Last time, I gave you a laundry list of tips and tricks you can use to make your word-of-mouth program work for you. Hopefully, you’ve looked and decided which ones are the best fit for your company, products, services and target customers, so you can put them to work in your word-of-mouth campaign.
We are going to wrap up this series in word of mouth, where we give you the specific steps to create a word-of-mouth campaign.
Now, let’s look at those steps:
- Seed the market. Find some way to get the product into the hands of key influencers.
- Provide a channel for the influencers to talk and get all fired up about your product.
- Offers lots of testimonials and other resources.
- Form an ongoing group that meets once a year in a resort and once a month by teleconference.
- Create fun events to bring users together and invite non-users. Saturn, Harley-Davidson, and Lexus have all been successful with this approach.
- Develop clips on your website featuring enthusiastic customers talking with other enthusiastic customers.
- Hold seminars and workshops.
- Create a club with membership benefits.
- Pass out flyers.
- Tell friends.
- Offer special incentives and discounts for friends who tell their friends.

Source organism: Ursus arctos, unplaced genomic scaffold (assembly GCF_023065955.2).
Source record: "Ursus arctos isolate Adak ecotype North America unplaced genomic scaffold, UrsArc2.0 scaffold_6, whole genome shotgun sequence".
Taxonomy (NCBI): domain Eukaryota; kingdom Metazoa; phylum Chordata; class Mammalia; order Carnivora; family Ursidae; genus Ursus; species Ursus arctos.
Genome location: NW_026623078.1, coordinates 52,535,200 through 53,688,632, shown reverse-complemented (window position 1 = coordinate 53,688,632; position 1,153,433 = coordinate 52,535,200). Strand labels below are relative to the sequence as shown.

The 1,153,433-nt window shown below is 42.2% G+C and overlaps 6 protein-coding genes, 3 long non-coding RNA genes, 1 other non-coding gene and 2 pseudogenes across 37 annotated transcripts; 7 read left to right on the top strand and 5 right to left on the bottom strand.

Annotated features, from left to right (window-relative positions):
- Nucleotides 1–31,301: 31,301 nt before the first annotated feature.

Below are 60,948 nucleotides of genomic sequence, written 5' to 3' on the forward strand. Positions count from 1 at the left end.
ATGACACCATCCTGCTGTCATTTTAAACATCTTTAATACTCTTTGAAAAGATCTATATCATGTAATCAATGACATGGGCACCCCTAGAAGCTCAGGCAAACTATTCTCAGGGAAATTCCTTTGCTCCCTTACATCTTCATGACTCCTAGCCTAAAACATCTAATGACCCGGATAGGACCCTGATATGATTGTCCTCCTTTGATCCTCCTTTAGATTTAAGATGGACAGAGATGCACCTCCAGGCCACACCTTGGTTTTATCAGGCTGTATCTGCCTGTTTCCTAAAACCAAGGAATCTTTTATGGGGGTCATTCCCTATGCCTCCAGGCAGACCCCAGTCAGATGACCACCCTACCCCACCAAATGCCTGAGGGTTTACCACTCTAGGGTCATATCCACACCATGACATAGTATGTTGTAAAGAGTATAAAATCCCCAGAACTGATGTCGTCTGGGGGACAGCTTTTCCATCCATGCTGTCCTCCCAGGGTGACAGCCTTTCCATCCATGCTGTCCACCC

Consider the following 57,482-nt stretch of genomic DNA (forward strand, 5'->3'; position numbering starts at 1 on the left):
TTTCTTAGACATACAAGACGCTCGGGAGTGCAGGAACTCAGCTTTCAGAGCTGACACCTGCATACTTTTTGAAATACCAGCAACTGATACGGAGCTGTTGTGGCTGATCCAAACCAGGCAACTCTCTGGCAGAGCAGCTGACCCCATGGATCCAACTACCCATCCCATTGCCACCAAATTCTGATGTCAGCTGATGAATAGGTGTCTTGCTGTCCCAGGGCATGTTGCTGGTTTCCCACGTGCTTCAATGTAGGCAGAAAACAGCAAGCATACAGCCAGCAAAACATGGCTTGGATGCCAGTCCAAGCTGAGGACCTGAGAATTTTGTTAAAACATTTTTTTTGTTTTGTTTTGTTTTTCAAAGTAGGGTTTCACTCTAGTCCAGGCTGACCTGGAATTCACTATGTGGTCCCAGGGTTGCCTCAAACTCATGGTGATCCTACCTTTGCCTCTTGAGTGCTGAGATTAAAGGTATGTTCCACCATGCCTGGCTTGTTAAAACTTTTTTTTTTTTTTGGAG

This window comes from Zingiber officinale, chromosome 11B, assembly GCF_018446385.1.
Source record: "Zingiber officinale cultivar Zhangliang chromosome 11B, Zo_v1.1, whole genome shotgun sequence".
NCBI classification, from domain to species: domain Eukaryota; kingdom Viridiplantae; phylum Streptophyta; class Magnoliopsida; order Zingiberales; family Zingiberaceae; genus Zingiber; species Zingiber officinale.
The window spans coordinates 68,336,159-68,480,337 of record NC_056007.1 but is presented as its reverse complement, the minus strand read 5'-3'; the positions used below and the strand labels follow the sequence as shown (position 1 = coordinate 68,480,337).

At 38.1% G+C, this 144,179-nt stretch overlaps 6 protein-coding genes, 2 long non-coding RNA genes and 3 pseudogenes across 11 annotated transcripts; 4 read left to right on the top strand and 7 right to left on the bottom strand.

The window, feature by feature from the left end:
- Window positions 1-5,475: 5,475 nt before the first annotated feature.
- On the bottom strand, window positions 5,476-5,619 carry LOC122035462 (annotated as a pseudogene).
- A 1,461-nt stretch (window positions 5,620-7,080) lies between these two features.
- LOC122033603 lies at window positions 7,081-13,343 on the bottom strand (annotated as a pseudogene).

- Put the Internet to work.
- Do at least one outrageous thing to generate word of mouth.
- Empower employees to go the extra mile.
- Encourage networking and brainstorm ideas.
- Run special sales.
- Encourage referrals with the use of a strong referral program.
- Use a script to tell people exactly what to say in their word-of-mouth communication.
These are all amazing ways you can get the word out about your products and services and start a word-of-mouth campaign that takes on a life of its own. Before you can release your word-of-mouth campaign out into the world, you need to go through the checklist to make sure you’ve covered all the essentials.
Here’s your word-of-mouth campaign checklist:
- Are all of your communications sending the same simple message? If it can’t survive word of mouth, it’s not an interesting story.
- Is your product positioned as part of a category? Ex.”A dandruff shampoo that doesn’t dry your hair.”
- Are your examples outrageous enough to be shared?
- Do you enhance your materials with success stories from actual people?
- Are you using experts effectively and objectively?
- Have you created mechanisms so people can follow up on the word of mouth they hear, as well as simple ways of inquiring or ordering?
- Have you made the decision process easy for customers?
- Have you created events and mechanisms so that once a year your prospects hear about your product, and it is easier to try or buy?
These are all essential elements to keep in mind when taking a second or even third check over your word-of-mouth campaigns. I hope you’ve found this series on word of mouth to be a great resource and are getting ready to put it into action for your own products and services.
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